CHICAGO (CBS) – For CBS 2 Donation Day, it’s about helping the Red Cross, helping people in need.
Chris Tye of CBS 2 reports that this is the reason for the holidays and Giving Tuesday and CBS 2 is doing everything to help the Red Cross continue to help people every day in our community.
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On average, the Red Cross responds to 870 disasters in the Chicagoland region each year, most of them house fires. Including one that raged through seven homes in Fuller Park in September.
One resident said he didn’t know where he would be today without the swift actions of his dog and the Red Cross.
“It’s Mr. Rello. Without him, I wouldn’t be here.
This guy is strong. And intuitive. And while some owners say that, Coy Freeman thinks so about his seven-year-old American Bulldog. It was in the early morning of September 30th.
“I was sleeping on the couch and my dog Rello came over and started waking me up erratically. He took his nose, he lifted my arm in the air, hopping on me with his paws, ”Freeman said.
His house became house number seven.
“They say seven homes have been affected,” Freeman said.
Seven houses engulfed by a dry night on the 4900 block of South Princeton in Fuller Park.
“Before I even got to the door, I heard the crackle of the house,” he said.
Understood. Not seen. Because the man, including a licensed dog breeder, the occupant of house number seven, and Rello’s father is visually impaired.
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“I couldn’t see it, but I could smell it,” Freeman said. “The coffee maker was melted in a cup holder. I hear the fire constantly cooking. I can hear the sirens and everything. I’m telling you, it looks like the fire is alive, it’s like it has its own life.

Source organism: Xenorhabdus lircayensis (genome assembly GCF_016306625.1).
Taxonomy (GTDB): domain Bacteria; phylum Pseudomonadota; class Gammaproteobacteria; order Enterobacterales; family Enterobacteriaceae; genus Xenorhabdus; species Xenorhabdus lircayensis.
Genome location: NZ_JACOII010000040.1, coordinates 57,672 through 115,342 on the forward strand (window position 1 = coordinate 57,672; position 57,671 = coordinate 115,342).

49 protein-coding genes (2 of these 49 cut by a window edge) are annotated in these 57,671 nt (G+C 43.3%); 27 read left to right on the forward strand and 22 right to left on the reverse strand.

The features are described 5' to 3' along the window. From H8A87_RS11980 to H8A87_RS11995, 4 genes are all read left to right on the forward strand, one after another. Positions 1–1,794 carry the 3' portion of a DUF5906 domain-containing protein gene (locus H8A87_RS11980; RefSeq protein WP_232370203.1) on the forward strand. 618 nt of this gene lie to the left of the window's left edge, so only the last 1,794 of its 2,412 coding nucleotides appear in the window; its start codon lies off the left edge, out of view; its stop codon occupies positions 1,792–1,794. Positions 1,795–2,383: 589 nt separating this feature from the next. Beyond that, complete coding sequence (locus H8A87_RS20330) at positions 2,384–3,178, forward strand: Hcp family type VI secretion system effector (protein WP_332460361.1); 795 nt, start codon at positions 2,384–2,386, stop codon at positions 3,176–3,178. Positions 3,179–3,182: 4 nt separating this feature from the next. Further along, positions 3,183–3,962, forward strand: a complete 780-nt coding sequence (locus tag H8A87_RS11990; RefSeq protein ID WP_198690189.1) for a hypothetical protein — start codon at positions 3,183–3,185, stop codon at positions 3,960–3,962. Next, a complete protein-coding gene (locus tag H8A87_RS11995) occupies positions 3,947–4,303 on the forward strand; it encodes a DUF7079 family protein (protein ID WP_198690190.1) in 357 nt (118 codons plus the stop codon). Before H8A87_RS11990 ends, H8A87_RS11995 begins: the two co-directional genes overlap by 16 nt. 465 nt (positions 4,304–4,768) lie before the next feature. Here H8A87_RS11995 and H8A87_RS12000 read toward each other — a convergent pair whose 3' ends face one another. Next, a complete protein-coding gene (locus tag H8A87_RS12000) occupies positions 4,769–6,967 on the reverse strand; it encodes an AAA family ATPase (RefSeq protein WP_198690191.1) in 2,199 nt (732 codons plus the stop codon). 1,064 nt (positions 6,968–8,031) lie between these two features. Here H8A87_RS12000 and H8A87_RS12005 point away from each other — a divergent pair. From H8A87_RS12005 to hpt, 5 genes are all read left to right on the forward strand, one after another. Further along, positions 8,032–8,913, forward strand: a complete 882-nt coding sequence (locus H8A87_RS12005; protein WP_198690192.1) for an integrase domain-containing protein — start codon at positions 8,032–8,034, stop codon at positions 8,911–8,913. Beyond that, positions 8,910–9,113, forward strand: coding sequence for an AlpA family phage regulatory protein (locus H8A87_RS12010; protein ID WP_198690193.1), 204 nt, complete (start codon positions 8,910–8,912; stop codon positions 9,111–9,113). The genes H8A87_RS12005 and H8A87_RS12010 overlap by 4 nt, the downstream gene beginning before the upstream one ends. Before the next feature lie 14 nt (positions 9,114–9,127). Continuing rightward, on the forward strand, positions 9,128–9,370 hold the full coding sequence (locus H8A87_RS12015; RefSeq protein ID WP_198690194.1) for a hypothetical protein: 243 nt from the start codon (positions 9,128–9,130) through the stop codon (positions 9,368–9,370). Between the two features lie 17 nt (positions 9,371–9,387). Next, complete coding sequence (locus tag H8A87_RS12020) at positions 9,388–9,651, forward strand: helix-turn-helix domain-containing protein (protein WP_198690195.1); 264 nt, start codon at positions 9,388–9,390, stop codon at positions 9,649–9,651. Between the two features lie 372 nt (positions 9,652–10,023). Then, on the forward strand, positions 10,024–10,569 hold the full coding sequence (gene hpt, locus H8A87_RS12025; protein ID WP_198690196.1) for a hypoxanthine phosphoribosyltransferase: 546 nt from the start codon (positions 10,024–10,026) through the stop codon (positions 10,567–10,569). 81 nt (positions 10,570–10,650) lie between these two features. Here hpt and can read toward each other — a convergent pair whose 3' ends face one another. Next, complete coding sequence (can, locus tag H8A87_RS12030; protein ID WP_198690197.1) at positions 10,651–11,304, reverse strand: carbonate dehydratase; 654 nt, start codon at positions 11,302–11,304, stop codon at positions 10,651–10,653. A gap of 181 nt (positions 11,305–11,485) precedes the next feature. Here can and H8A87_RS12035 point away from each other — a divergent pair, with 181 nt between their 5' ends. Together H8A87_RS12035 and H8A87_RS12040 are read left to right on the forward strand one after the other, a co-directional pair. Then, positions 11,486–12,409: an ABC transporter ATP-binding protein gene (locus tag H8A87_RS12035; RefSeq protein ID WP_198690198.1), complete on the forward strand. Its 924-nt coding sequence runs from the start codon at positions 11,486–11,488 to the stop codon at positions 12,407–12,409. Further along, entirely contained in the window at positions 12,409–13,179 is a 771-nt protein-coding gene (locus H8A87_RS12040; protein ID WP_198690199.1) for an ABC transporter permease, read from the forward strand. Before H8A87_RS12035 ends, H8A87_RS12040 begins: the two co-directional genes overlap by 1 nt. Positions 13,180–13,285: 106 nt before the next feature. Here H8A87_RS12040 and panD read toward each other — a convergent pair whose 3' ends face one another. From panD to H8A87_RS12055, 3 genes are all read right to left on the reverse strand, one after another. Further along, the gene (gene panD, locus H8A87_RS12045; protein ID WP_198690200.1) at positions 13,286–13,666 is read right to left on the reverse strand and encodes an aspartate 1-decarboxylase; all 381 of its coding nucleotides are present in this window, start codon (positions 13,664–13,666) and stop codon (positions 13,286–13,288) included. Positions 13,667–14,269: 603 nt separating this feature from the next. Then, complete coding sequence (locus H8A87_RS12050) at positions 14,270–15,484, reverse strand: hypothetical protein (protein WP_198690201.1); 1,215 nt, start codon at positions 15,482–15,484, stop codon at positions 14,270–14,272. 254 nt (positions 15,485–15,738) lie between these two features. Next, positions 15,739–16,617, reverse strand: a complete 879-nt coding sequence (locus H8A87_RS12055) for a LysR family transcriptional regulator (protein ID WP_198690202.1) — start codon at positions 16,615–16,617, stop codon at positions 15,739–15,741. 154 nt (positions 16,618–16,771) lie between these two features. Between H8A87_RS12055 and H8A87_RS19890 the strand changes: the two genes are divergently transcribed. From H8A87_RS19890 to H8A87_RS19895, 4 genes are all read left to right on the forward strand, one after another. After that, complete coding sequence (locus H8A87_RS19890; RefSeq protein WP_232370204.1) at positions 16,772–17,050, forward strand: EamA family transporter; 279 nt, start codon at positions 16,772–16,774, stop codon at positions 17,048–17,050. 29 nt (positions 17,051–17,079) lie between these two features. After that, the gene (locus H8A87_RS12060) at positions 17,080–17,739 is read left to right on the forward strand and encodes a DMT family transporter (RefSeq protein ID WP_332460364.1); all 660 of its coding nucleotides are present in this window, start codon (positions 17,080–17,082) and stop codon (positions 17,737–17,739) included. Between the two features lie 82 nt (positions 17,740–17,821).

Saving the 12 dogs inside has become a frenetic test. Through the smoke, using his innate knowledge of the layout of the apartment, he began.
“The smoke was extremely thick, I still got another dog or two. The third time the firefighters prevented me from entering, saying I could potentially die, ”he said. “I lost two of my females and I lost two of the puppies. We just couldn’t go back to pick them up. It’s honestly like losing a family member. You certainly feel it emotionally. And that’s not a good feeling.
This feeling followed by the central question “What now?” “
“How are you going to move, where are you going when you’ve lost everything, including my wallet,” he asked himself.
Amid the fire engines, news vans and smoke, a friendly voice was heard.
“I was sitting on that porch scratching my head wondering where I was going to go, what I was going to do, they came in and they helped me.”
They are the American Red Cross.
“It really helped me and my dogs to get through the next week until we could find another place to go. At that point the Red Cross came and helped me a lot and I thank them very much. ”
Coy Freeman lost everything he owned in a massive fire in #FullerPark in September. The Red Cross was there to help him know what to do after such a loss. Coy is blind and says it was one of his dogs that woke him up and saved his life. Hear her story today @ 5 on @CBSChicago pic.twitter.com/ABO6y3qy0m
– Illinois American Red Cross (@RedCrossIL) November 30, 2021
Just imagine losing everything. Coy said the Red Cross gave him money for a hotel room and to feed his dogs for a few days to get him back on his feet.
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